Below, you can find a detailed breakdown of the key points and financial models reviewed during the meeting.

Quad Board meeting at a glance:

  • The quad board took no action and is tentatively eyeing Oct. 18 for a follow-up meeting.
  • State Sen. Barry Finegold (D-Andover) and other residents on both sides of the issue who spoke during the public comment period asked when voters would have a chance to weigh in on the project. “I’d just like to understand what the point of more discussion and scheduling more meetings around this before deciding whether to call the special town meeting,” said Claire Chiesa of Apple Tree Lane.
  • The building committee’s proposal cost the most for taxpayers, based on the cost of paying off the Town’s existing debt with new school debt as a percentage of average income.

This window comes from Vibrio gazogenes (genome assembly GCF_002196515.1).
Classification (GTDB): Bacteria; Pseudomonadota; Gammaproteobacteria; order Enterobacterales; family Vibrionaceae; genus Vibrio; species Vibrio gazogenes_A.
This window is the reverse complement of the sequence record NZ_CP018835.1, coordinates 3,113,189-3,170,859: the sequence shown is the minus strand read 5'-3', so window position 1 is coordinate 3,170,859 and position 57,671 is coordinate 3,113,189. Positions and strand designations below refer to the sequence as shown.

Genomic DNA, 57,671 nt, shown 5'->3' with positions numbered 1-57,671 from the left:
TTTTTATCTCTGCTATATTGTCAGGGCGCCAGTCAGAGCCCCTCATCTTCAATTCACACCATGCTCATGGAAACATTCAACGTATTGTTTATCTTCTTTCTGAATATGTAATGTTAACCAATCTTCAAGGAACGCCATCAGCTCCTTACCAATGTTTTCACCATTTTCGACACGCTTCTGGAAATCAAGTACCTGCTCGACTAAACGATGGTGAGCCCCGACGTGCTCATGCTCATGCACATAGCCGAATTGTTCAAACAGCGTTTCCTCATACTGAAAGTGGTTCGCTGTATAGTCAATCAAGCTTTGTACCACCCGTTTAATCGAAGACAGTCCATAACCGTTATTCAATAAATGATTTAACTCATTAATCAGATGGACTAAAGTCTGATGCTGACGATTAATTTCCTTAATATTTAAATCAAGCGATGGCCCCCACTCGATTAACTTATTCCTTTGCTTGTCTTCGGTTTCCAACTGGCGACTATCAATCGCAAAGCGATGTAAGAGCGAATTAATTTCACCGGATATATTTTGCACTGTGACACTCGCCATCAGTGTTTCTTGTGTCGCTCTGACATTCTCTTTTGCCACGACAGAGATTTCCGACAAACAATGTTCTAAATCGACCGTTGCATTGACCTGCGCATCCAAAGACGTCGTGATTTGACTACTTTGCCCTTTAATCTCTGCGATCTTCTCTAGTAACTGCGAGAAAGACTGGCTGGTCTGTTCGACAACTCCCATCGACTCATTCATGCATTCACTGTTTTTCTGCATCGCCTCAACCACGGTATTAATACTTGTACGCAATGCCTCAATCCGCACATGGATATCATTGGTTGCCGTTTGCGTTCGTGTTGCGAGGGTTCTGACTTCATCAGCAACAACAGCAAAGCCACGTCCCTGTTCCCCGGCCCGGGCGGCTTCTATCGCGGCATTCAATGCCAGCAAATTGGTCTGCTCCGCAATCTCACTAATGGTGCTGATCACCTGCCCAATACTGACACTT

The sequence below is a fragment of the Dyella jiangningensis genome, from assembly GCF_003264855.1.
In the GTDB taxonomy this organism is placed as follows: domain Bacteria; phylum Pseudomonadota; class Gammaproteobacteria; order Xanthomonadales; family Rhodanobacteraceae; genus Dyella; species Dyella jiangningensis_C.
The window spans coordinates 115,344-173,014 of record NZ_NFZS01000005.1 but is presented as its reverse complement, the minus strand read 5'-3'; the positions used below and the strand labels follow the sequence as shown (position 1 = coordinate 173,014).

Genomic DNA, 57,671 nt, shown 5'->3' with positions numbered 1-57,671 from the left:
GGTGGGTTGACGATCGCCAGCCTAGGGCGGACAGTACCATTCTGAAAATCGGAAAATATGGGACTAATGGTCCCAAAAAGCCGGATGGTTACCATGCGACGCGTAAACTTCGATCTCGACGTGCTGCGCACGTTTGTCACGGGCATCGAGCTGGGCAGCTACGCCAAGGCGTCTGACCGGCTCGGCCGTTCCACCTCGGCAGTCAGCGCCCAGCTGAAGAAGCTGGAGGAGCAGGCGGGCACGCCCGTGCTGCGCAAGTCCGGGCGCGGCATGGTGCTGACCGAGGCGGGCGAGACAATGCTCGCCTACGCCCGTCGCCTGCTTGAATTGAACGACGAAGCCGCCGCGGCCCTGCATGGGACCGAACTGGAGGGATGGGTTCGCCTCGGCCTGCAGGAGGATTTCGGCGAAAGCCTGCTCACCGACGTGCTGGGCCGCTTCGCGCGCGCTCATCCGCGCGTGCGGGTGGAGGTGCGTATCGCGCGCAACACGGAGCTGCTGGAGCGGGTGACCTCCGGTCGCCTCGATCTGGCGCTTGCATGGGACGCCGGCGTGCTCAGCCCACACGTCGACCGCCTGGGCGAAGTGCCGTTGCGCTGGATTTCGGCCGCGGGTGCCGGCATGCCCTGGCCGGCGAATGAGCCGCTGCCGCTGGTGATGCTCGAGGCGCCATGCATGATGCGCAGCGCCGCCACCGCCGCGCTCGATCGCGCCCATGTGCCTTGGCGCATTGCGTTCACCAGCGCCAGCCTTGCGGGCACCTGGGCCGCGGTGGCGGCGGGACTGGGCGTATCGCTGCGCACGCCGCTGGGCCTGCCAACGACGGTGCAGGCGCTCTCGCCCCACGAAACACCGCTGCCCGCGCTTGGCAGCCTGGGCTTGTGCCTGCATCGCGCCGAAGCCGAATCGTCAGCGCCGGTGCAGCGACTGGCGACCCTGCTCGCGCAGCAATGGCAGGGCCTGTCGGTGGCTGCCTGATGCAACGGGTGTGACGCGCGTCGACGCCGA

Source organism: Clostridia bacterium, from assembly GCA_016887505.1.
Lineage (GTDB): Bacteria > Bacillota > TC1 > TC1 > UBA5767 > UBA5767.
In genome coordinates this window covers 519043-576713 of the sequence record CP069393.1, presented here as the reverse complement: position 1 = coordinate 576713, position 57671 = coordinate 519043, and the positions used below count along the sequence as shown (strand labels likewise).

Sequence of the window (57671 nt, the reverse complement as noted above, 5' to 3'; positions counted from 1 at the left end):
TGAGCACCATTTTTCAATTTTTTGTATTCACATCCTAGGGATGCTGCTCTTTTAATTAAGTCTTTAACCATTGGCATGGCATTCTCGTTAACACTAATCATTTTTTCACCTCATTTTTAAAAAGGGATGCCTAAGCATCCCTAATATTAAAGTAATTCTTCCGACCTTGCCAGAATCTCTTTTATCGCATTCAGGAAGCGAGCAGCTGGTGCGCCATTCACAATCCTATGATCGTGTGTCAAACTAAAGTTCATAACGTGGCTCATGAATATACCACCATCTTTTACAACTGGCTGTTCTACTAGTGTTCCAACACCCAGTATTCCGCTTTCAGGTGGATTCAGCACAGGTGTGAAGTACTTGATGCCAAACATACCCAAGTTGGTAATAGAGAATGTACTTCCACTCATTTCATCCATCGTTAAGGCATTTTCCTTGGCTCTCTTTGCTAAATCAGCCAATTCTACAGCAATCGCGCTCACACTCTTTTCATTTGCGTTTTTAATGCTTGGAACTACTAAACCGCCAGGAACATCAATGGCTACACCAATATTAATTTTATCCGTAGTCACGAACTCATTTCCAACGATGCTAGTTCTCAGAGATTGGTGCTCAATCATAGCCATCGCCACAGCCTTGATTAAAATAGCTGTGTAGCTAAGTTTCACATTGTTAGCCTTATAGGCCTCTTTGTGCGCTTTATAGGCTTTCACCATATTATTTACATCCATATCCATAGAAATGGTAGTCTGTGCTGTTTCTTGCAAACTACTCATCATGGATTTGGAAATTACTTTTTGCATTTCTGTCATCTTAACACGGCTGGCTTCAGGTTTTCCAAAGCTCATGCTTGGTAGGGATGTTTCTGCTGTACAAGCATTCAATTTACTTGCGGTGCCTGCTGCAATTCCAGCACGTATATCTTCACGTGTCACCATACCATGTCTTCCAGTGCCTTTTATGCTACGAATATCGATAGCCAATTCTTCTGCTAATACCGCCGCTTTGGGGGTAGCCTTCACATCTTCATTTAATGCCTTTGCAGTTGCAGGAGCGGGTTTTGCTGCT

• A likely downgrade to the Town’s bond rating would add $26.9 million to the project’s financing costs and increase the cost Andover pays to take on new debt in the future.

1. What Does It Mean For Taxpayers?

To date, the Town has simplified the impact the project would have on residential property taxpayers by saying a new, $480.9 million high school would cost the average Andover homeowner an estimated $66,410, or $2,215 per year, over 30 years based on preliminary estimates. On Wednesday, however, they presented a more sophisticated model that added the Town’s schedule for paying off existing debt, MSBA funding, and the average impact as a percentage of per-capita income.

The models presented Wednesday did not include the usual potential tax increases that allow property owners to more easily assess their personal situation and compare the project’s tax impact to other projects.

“I don’t know if this is giving us a good picture of how the average person’s tax bill is going to go up,” finance committee member William Haskell said.